U.S. Sen. Roy Blunt, R-Mo., discussed the importance of vaccination and the rise of mental health issues across the country at a Wednesday afternoon roundtable event at MU’s Walsworth Family Columns Club.
The in-person discussion, which took place in the university’s COVID-19 vaccination center, included an array of university administrators and other experts in medicine, psychiatry, neuroscience, COVID-19 safety and agriculture. University of Missouri President Mun Choi led the discussion, guiding questions and comments around the circle of chairs.
After thanking Blunt for funding and backing the university throughout its pharmaceutical partnerships and research, Choi gave way to the senator.
Blunt, who had just received a tour of the vaccination site, emphasized efforts by the state to distribute COVID-19 vaccines. All adults in Missouri will be eligible for vaccines beginning Friday, when the state moves to Phase 3 of the allocation plan — thanks to Gov. Mike Parson, Blunt said.
“This is opening the door,” he said. “It removes obstacles so people don’t wonder about their eligibility.”
Phase 3, the final phase of distribution, will include all state residents regardless of occupation.
Although Blunt has previously stated he supports people’s personal choice in getting the COVID-19 vaccine, he said the key is to not give the virus a home by being a “community with immunity.”
“Vaccines do make a difference,” he said. “This process seems to be addressing the anti-vaccination movement as well.”
This movement, which has infiltrated the national conversation, has caused skepticism among some Missouri residents, said Patricia Hall, the director of the Truman Veterans’ Hospital. She said rural counties across Missouri still have strong feelings against the vaccines and that a more “robust effort” is needed to address the issue.
Hall also sparked conversation about mental health — the second topic slated for discussion at the roundtable. She said the increased isolation during the pandemic has heightened issues like anxiety and stress.
UM System Curator Robin Wenneker said she has heard concerns about reentry after the pandemic and conversations surrounding the stresses of working fully in person have begun within the university community.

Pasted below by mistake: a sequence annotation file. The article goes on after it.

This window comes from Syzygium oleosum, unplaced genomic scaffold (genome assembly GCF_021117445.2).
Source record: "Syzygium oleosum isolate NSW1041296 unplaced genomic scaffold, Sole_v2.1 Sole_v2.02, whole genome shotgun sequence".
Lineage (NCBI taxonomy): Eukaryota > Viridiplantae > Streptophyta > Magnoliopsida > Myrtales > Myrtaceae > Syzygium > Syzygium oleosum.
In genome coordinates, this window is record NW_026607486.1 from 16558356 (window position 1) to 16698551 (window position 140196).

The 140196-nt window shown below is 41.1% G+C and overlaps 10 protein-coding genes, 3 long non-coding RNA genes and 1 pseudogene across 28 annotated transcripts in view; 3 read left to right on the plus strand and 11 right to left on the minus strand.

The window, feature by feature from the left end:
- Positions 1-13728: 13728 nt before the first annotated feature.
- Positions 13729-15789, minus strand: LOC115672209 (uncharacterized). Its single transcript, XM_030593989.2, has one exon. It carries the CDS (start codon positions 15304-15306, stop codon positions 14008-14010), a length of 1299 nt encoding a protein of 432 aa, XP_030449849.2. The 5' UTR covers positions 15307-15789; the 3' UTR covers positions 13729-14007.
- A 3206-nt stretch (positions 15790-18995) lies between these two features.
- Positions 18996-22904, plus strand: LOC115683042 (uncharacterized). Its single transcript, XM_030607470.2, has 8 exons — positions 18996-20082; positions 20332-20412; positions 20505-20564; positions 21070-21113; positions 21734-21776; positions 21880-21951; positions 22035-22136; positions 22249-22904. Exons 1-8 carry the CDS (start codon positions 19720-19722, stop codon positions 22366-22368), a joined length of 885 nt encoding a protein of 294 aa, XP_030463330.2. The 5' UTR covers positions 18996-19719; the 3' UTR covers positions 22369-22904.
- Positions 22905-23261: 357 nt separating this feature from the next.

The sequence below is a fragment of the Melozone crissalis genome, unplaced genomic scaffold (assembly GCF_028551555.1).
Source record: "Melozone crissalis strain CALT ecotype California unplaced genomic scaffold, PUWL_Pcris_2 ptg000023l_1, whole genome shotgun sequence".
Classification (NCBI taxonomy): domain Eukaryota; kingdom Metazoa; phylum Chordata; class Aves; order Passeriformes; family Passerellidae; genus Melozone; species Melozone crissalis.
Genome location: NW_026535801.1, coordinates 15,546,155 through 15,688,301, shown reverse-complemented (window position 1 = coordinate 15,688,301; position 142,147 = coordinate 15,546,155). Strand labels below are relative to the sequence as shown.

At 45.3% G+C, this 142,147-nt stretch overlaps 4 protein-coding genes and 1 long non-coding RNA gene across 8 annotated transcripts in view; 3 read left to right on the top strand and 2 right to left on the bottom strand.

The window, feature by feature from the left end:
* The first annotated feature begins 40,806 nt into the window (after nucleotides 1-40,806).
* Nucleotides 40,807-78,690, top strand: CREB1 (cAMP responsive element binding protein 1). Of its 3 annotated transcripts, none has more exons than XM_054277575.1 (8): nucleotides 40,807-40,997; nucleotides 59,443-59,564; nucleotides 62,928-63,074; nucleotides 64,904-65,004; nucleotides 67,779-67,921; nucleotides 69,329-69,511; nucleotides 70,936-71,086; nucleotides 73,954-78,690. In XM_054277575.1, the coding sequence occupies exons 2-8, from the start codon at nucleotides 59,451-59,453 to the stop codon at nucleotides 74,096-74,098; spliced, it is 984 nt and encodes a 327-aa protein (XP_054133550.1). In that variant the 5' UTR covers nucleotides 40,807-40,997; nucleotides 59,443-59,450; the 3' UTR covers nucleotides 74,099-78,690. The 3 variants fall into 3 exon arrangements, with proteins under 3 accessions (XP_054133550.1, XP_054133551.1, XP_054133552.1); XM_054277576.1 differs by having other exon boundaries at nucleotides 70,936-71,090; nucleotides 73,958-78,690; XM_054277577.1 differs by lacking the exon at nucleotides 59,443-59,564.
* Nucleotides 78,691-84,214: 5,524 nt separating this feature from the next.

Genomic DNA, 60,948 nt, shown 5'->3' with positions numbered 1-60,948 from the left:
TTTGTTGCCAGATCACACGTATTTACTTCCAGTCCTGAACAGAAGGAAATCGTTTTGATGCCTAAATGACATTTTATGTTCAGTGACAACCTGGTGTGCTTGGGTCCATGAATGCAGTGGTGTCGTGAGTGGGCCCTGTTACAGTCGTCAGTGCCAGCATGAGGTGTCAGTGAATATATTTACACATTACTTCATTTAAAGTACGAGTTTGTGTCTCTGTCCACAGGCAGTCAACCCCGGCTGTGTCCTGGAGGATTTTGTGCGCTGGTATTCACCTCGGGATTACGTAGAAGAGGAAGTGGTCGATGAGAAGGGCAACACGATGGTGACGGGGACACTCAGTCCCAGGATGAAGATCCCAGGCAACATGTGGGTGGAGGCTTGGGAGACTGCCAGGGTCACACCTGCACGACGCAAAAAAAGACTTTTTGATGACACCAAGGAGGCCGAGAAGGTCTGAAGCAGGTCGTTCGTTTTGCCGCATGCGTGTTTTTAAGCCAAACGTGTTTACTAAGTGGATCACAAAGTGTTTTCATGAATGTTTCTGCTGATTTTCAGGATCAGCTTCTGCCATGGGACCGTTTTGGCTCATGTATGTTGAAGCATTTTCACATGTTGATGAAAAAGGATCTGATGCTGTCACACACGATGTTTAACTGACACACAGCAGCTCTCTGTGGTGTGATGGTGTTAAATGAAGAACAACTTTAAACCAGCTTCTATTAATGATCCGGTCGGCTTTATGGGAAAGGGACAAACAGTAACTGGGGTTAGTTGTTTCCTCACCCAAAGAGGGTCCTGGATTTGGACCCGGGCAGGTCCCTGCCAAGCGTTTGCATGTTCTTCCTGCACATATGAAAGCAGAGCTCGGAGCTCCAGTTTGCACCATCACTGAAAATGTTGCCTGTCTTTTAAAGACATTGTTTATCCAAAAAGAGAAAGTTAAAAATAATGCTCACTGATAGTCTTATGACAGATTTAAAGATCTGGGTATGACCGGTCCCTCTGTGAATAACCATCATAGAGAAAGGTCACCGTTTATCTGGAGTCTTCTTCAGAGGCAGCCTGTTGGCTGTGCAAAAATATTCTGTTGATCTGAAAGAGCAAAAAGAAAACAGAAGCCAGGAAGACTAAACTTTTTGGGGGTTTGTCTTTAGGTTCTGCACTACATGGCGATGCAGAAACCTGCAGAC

Because of the pandemic, Steve Zweig, dean of MU School of Medicine, has seen a major increase in telehealth services in his own primary care practice.
“We went from zero telehealth visits to 6,000 in one week,” he said.
Zweig spoke of the future possibilities of telehealth for mental health treatments, noting the importance of expanding health care access to people living in rural areas without broadband internet.
Blunt said the scientific community could learn new, different approaches should the need occur. Expediting vaccines during emergencies could also be more effective in the future, he added.
“This is a good reminder that vaccines work and that we are leaders in the world in this,” he said to the media after the discussion. “I’d encourage people who haven’t gotten a vaccine to get one.”
When asked about the likeliness of required vaccine passports, Blunt said he doesn’t believe passports or vaccines should be required, though he recommends getting vaccinated.
“As you see your friends at work, your friends at church ... begin to have a vaccine, reconnect with their families and not have negative health consequences,” he said, “I just think people are going to be reminded again of the social responsibility — if not the requirement — of stepping up and doing your part to see that diseases like the the virus have nowhere to go.”